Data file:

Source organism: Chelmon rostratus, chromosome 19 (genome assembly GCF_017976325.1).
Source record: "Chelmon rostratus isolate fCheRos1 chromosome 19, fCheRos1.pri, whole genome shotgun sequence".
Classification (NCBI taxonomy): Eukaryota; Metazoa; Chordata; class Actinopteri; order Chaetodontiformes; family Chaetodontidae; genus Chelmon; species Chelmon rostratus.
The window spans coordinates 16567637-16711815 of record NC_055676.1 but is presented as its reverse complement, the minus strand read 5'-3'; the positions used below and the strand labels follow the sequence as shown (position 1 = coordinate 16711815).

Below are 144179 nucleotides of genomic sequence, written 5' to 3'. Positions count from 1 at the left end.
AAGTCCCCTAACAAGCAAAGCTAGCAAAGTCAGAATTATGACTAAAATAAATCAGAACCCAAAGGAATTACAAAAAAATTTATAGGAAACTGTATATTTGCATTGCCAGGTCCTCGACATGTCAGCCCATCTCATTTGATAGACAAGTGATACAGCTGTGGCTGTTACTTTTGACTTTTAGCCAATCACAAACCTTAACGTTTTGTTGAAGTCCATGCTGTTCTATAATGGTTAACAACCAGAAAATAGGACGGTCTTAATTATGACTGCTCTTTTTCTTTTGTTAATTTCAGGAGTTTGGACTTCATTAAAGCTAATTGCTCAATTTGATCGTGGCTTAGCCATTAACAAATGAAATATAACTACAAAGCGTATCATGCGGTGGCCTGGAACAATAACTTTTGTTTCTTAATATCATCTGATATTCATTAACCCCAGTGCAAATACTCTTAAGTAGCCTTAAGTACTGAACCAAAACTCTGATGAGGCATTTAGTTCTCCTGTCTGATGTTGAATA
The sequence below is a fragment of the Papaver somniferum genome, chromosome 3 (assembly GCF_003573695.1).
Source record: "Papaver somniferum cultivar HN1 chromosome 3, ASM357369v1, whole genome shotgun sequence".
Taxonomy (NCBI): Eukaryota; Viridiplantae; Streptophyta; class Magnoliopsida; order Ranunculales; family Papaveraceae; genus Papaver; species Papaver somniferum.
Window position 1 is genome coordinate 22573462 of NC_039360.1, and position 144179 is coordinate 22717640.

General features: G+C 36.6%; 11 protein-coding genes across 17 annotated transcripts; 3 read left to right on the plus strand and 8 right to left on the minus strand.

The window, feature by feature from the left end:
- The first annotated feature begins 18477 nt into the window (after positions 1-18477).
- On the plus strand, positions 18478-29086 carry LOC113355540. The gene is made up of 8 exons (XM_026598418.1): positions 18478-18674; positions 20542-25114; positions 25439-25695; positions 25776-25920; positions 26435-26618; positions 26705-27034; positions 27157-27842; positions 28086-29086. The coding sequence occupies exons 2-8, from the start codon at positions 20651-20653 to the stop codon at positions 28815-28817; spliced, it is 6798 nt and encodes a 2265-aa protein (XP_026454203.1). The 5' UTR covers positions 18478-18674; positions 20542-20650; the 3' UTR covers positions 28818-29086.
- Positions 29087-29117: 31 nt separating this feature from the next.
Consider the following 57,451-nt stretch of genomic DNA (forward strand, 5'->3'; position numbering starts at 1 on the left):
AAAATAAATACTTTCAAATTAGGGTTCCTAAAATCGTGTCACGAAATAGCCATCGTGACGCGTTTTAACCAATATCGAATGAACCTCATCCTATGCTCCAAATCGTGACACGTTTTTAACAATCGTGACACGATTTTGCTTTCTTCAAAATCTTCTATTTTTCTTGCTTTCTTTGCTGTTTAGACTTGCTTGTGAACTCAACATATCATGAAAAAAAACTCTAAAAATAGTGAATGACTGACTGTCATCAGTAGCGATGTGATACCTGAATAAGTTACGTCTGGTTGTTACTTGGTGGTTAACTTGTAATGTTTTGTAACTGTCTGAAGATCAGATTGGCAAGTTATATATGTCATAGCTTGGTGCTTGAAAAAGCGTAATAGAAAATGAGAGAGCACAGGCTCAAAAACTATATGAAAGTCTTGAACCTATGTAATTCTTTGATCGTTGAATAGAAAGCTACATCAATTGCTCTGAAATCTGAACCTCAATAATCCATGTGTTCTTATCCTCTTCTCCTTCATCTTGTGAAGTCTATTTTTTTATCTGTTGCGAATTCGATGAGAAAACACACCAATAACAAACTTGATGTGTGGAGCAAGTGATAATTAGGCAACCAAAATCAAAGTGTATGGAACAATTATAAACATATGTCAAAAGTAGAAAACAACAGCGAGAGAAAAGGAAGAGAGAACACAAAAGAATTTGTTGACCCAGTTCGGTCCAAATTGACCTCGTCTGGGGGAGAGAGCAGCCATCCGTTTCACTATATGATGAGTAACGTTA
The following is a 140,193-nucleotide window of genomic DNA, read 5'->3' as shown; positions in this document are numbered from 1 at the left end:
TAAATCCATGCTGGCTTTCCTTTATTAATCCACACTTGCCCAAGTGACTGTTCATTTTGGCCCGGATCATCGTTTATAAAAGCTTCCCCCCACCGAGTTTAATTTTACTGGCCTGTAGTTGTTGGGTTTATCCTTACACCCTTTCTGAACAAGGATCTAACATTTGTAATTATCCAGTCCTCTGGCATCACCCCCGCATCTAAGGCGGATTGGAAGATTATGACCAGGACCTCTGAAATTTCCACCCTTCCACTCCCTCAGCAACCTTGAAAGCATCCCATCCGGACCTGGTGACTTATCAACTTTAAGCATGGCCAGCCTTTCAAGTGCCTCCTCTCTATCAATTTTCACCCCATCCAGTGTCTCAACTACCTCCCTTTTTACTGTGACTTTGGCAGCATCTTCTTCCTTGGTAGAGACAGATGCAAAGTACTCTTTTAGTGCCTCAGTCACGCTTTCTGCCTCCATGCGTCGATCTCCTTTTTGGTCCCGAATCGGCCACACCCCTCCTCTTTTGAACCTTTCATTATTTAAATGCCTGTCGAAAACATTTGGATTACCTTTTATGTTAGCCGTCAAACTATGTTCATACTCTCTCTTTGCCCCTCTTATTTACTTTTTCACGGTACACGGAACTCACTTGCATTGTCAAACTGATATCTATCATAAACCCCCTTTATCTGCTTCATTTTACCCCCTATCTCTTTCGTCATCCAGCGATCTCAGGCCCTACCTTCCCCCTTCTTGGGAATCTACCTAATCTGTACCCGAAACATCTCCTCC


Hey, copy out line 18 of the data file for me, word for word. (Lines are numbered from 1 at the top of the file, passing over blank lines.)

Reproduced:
The following is a 140,193-nucleotide window of genomic DNA, read 5'->3' as shown; positions in this document are numbered from 1 at the left end: